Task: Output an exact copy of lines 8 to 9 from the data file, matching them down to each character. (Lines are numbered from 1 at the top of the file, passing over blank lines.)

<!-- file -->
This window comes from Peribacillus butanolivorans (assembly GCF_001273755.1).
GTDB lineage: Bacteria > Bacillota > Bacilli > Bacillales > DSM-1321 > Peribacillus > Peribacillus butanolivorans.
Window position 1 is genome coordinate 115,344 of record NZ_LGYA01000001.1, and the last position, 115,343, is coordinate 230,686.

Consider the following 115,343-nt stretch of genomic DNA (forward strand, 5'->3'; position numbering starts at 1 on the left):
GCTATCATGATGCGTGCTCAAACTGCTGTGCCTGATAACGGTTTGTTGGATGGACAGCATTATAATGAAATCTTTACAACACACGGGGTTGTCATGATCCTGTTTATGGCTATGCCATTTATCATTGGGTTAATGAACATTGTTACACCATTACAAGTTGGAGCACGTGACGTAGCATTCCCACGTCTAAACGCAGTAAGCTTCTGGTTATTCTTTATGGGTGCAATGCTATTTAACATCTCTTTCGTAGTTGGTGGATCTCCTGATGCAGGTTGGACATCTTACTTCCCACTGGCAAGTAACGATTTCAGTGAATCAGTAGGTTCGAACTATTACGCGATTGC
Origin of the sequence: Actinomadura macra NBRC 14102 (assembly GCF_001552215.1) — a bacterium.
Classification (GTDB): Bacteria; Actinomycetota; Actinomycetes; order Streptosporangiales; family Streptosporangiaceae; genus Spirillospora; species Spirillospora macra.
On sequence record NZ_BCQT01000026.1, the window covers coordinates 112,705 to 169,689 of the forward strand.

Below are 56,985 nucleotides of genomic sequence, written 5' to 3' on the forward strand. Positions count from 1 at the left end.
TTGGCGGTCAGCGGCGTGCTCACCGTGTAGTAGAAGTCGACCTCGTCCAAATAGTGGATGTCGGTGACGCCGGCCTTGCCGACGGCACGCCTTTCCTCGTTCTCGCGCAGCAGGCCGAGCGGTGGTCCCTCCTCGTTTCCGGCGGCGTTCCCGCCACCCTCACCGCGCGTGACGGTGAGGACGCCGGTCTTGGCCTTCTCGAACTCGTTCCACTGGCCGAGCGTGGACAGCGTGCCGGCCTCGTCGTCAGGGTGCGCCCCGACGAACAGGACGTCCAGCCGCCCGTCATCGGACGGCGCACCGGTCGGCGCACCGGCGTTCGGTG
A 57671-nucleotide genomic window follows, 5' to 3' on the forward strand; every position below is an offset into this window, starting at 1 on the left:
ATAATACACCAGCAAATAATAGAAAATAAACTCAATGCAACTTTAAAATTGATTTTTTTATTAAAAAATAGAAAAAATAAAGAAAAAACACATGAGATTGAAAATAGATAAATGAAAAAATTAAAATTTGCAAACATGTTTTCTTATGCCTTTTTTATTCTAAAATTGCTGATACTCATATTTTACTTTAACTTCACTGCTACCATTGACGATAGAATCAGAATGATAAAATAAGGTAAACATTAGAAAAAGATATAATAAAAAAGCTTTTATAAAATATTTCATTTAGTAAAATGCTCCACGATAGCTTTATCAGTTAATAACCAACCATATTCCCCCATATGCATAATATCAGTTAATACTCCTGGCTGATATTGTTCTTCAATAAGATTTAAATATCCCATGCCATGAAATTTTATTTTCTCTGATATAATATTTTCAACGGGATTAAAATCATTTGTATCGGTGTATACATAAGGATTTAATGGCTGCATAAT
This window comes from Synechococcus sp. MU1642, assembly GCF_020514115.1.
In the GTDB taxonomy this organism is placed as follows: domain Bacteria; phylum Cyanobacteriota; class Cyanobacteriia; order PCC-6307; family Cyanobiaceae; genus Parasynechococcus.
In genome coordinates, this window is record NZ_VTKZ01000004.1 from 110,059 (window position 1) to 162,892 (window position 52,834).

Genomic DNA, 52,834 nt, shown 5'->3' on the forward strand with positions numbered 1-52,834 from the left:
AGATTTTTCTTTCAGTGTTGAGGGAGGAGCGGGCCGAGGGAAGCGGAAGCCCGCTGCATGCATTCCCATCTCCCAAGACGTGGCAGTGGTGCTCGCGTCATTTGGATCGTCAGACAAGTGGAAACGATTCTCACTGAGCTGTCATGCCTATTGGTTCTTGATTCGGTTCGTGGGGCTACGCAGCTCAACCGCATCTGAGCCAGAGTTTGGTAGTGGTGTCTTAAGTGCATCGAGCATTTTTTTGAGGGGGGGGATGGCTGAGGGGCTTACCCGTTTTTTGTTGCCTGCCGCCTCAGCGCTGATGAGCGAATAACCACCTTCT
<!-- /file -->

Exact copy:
On sequence record NZ_BCQT01000026.1, the window covers coordinates 112,705 to 169,689 of the forward strand.

Below are 56,985 nucleotides of genomic sequence, written 5' to 3' on the forward strand. Positions count from 1 at the left end.